Paraffin is a solid waxy substance used to make candles and other items. This article discusses what may occur if you swallow or eat paraffin.
This article is for information only. DO NOT use it to treat or manage an actual poison exposure. If you or someone you are with has an exposure, call your local emergency number (such as 911), or your local poison center can be reached directly by calling the national toll-free Poison Help hotline (1-800-222-1222) from anywhere in the United States.
Paraffin is the poisonous ingredient.
Paraffin can be found in some:
Note: This list may not be all-inclusive.
Eating a lot of paraffin can lead to intestinal obstruction, which can cause abdominal pain, nausea, vomiting, and possible constipation.
If the paraffin contains a dye, a person who has an allergy to that dye may develop tongue and throat swelling, wheezing, and trouble breathing.
DO NOT make the person throw up. Contact poison control for help.
If the person has an allergic reaction, call 911 or your local emergency number.
Determine the following information:
Your local poison center can be reached directly by calling the national toll-free Poison Help hotline (1-800-222-1222) from anywhere in the United States. This national hotline number will let you talk to experts in poisoning. They will give you further instructions.
This is a free and confidential service. All local poison control centers in the United States use this national number. You should call if you have any questions about poisoning or poison prevention. It does NOT need to be an emergency. You can call for any reason, 24 hours a day, 7 days a week.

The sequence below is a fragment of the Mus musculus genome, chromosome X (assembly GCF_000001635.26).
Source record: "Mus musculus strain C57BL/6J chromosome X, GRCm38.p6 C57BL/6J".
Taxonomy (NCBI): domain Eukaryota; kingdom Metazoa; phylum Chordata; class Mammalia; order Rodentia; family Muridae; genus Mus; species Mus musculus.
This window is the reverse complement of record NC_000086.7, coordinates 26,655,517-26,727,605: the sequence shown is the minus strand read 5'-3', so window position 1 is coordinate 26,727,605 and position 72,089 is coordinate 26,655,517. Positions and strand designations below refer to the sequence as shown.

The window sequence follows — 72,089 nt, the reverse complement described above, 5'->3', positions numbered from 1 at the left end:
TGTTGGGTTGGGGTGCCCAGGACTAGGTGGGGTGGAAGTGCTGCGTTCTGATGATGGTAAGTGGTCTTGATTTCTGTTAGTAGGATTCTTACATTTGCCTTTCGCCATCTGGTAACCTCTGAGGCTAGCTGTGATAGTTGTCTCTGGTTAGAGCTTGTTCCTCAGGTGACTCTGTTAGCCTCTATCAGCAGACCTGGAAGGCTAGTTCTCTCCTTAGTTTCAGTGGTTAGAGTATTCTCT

Take the container with you to the hospital, if possible.
The health care provider will measure and monitor the person's vital signs, including temperature, pulse, breathing rate, and blood pressure. Blood and urine tests will be done. The person may receive:
If an allergic reaction occurs, the person may need:
Paraffin is usually nontoxic (not harmful) if swallowed in small amounts. Recovery is likely. The person will likely be asked to drink large amounts of fluids to help move the paraffin through the bowel. The exact amount will depend on the person's age and size as well as other medical conditions which may be present. This step will help reduce the risk of complications.
Reviewed By: Jesse Borke, MD, FACEP, FAAEM, Attending Physician at FDR Medical Services/Millard Fillmore Suburban Hospital, Buffalo, NY. Also reviewed by David Zieve, MD, MHA, Medical Director, Brenda Conaway, Editorial Director, and the A.D.A.M. Editorial team.